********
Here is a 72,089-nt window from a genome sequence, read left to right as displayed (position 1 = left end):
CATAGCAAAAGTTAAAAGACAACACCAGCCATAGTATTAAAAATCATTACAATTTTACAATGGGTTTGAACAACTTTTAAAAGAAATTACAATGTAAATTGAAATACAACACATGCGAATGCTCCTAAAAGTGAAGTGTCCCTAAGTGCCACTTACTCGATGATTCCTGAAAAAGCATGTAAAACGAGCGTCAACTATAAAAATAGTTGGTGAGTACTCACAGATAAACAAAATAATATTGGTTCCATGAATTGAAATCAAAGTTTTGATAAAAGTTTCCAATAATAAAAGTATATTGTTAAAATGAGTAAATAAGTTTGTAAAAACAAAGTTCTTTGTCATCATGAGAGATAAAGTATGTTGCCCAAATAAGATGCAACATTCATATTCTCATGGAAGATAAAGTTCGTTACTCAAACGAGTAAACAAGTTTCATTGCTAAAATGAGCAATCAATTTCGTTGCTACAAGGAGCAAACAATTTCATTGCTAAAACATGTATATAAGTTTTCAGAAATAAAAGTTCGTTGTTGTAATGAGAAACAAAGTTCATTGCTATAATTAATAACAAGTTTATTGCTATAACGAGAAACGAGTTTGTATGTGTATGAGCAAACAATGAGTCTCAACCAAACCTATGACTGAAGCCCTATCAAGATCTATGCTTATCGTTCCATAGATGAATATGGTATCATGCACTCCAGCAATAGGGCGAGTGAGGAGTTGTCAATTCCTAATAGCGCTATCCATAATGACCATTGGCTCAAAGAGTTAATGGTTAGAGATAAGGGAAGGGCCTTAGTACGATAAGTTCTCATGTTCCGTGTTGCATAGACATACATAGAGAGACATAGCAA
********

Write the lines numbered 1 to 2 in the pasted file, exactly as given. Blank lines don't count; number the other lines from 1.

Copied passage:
Here is a 72,089-nt window from a genome sequence, read left to right as displayed (position 1 = left end):
CATAGCAAAAGTTAAAAGACAACACCAGCCATAGTATTAAAAATCATTACAATTTTACAATGGGTTTGAACAACTTTTAAAAGAAATTACAATGTAAATTGAAATACAACACATGCGAATGCTCCTAAAAGTGAAGTGTCCCTAAGTGCCACTTACTCGATGATTCCTGAAAAAGCATGTAAAACGAGCGTCAACTATAAAAATAGTTGGTGAGTACTCACAGATAAACAAAATAATATTGGTTCCATGAATTGAAATCAAAGTTTTGATAAAAGTTTCCAATAATAAAAGTATATTGTTAAAATGAGTAAATAAGTTTGTAAAAACAAAGTTCTTTGTCATCATGAGAGATAAAGTATGTTGCCCAAATAAGATGCAACATTCATATTCTCATGGAAGATAAAGTTCGTTACTCAAACGAGTAAACAAGTTTCATTGCTAAAATGAGCAATCAATTTCGTTGCTACAAGGAGCAAACAATTTCATTGCTAAAACATGTATATAAGTTTTCAGAAATAAAAGTTCGTTGTTGTAATGAGAAACAAAGTTCATTGCTATAATTAATAACAAGTTTATTGCTATAACGAGAAACGAGTTTGTATGTGTATGAGCAAACAATGAGTCTCAACCAAACCTATGACTGAAGCCCTATCAAGATCTATGCTTATCGTTCCATAGATGAATATGGTATCATGCACTCCAGCAATAGGGCGAGTGAGGAGTTGTCAATTCCTAATAGCGCTATCCATAATGACCATTGGCTCAAAGAGTTAATGGTTAGAGATAAGGGAAGGGCCTTAGTACGATAAGTTCTCATGTTCCGTGTTGCATAGACATACATAGAGAGACATAGCAA